Ben Chifley understood the need for Australia to have fast and reliable transportation networks.  He came to this understanding from his time as a railway locomotive driver and, later, as he journeyed the gravel roads to and from Canberra.  The Second World War brought new challenges for transportation – and new opportunities. Like many inland centres, Bathurst acquired a wartime airstrip, built in support of its role as a centre for defence industry.   After the war, Prime Minister Chifley oversaw the airstrip’s transformation into a civilian aerodrome with scheduled passenger flights.

Bathurst’s air service (daily, except on Sundays) commenced on 14th December 1946 with the arrival at “Raglan Airstrip” of a Douglas DC3 operated by Butler Airways.  Ben Chifley was on hand to greet the aircraft’s twenty-one passengers, among them Charles Arthur Butler, the company’s founder.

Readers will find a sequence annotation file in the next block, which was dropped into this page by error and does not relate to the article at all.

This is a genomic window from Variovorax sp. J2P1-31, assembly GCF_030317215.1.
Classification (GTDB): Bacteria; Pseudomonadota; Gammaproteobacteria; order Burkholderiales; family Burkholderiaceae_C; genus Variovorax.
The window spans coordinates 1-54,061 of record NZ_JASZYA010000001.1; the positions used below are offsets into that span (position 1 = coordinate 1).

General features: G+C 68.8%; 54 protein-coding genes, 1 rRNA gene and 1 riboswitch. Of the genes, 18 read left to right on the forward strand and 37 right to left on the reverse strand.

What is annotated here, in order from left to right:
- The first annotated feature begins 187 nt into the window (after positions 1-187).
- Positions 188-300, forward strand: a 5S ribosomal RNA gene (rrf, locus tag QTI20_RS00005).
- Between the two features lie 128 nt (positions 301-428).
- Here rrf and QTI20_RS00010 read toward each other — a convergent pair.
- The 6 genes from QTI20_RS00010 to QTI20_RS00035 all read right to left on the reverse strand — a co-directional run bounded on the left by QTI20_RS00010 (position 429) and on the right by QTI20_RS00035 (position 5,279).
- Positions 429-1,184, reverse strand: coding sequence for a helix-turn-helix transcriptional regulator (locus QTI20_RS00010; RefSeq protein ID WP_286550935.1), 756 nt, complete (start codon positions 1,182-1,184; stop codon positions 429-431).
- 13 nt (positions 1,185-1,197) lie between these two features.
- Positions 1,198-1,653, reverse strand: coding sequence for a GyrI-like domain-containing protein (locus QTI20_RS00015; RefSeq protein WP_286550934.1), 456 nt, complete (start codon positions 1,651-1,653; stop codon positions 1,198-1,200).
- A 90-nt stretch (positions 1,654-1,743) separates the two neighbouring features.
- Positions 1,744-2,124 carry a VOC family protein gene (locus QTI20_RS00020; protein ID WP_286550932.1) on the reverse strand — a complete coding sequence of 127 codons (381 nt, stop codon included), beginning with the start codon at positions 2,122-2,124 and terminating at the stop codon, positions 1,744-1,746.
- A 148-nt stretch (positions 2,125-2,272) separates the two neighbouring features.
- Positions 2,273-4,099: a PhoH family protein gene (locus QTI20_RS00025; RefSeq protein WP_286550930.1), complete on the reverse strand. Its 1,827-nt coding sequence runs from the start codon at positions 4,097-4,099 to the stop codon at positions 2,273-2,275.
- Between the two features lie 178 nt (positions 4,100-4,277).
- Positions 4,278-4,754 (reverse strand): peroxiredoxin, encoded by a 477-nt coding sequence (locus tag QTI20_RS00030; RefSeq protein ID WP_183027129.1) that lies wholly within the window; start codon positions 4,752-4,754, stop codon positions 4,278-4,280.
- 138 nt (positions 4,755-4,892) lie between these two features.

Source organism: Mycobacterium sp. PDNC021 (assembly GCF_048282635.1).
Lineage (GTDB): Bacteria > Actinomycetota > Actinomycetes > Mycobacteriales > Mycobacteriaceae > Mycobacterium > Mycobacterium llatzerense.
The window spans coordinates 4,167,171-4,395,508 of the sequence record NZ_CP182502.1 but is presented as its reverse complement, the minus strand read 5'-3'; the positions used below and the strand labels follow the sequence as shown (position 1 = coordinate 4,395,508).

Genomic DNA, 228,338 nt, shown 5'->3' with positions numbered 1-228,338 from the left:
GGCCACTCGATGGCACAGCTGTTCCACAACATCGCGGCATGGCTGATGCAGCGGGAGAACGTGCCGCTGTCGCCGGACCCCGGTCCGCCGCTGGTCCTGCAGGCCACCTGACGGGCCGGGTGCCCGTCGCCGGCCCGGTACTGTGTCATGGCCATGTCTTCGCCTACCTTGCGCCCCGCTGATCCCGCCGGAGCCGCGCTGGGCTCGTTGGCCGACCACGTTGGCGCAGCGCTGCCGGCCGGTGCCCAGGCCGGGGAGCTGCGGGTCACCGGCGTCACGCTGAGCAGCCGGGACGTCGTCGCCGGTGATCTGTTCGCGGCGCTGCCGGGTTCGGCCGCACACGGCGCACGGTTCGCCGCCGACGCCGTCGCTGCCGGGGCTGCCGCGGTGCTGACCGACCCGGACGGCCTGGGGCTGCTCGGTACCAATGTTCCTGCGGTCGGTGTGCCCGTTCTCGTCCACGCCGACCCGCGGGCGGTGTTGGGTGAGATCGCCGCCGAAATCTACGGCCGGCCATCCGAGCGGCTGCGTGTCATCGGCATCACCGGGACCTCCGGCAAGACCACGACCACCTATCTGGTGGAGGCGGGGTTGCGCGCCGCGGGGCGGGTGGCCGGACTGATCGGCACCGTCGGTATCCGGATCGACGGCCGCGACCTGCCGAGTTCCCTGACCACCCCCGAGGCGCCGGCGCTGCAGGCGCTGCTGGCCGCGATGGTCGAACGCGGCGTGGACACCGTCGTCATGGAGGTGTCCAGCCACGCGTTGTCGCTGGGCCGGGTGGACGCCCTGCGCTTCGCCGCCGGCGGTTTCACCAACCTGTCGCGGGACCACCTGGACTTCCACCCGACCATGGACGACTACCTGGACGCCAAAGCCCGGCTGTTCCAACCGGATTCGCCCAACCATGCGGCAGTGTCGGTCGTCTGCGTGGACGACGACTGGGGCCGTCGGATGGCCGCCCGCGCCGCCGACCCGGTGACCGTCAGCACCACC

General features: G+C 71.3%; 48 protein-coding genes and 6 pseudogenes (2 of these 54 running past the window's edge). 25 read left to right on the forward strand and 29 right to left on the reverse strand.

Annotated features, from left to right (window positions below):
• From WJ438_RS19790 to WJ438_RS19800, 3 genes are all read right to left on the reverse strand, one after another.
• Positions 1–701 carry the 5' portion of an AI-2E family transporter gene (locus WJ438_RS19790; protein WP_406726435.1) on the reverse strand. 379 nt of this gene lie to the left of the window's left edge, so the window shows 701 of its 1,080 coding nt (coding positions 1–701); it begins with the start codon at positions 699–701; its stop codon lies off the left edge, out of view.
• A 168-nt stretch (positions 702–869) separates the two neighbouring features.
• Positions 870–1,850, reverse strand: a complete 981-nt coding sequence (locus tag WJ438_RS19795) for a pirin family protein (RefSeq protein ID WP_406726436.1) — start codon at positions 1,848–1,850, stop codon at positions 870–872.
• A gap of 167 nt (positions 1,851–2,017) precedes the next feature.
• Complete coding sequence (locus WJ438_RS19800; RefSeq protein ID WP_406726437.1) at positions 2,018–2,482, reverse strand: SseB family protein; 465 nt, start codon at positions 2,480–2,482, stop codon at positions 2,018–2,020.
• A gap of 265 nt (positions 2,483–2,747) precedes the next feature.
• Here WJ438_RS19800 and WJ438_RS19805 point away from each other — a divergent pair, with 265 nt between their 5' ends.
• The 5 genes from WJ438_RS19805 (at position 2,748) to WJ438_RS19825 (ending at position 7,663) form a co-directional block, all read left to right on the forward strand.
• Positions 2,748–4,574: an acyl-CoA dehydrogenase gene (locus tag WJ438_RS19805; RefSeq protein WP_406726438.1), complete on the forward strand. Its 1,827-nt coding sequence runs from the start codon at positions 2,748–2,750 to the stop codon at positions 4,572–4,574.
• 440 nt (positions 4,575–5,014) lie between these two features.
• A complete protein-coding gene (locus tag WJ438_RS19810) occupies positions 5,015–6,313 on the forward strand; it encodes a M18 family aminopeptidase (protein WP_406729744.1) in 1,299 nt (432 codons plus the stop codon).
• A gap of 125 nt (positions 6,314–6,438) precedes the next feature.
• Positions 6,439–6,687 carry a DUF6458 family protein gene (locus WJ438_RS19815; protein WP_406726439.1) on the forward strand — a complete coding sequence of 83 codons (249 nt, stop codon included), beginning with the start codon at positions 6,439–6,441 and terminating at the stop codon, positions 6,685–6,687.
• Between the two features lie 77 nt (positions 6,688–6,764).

It was Butler who had invited Ben to be there to officially open the service.  The two men were at the time at odds over the vital question of government control over civil aviation.  In his speech, Ben “smilingly” referred to their dispute, saying, “… but still he invites me here, and I am pleased to be here because of my association with my native town and also because of my association with Mr Butler”.

To mark the inauguration of the first flight, Ben was presented with this metal DC3 model airplane, with an inscription on its base as to the occasion.  The aircraft’s registration letters, VH–JBC, include Ben’s initials.  The top of the aircraft hinges open to reveal two leather-lined compartments for a pipe, matches and tobacco, making it a gift both practical and personal.  The pipe and matches are still in place, but Ben long ago enjoyed the tobacco.  These features suggest some thought had been given to Ben’s gift, which can be seen today in the Dining Room of Chifley Home.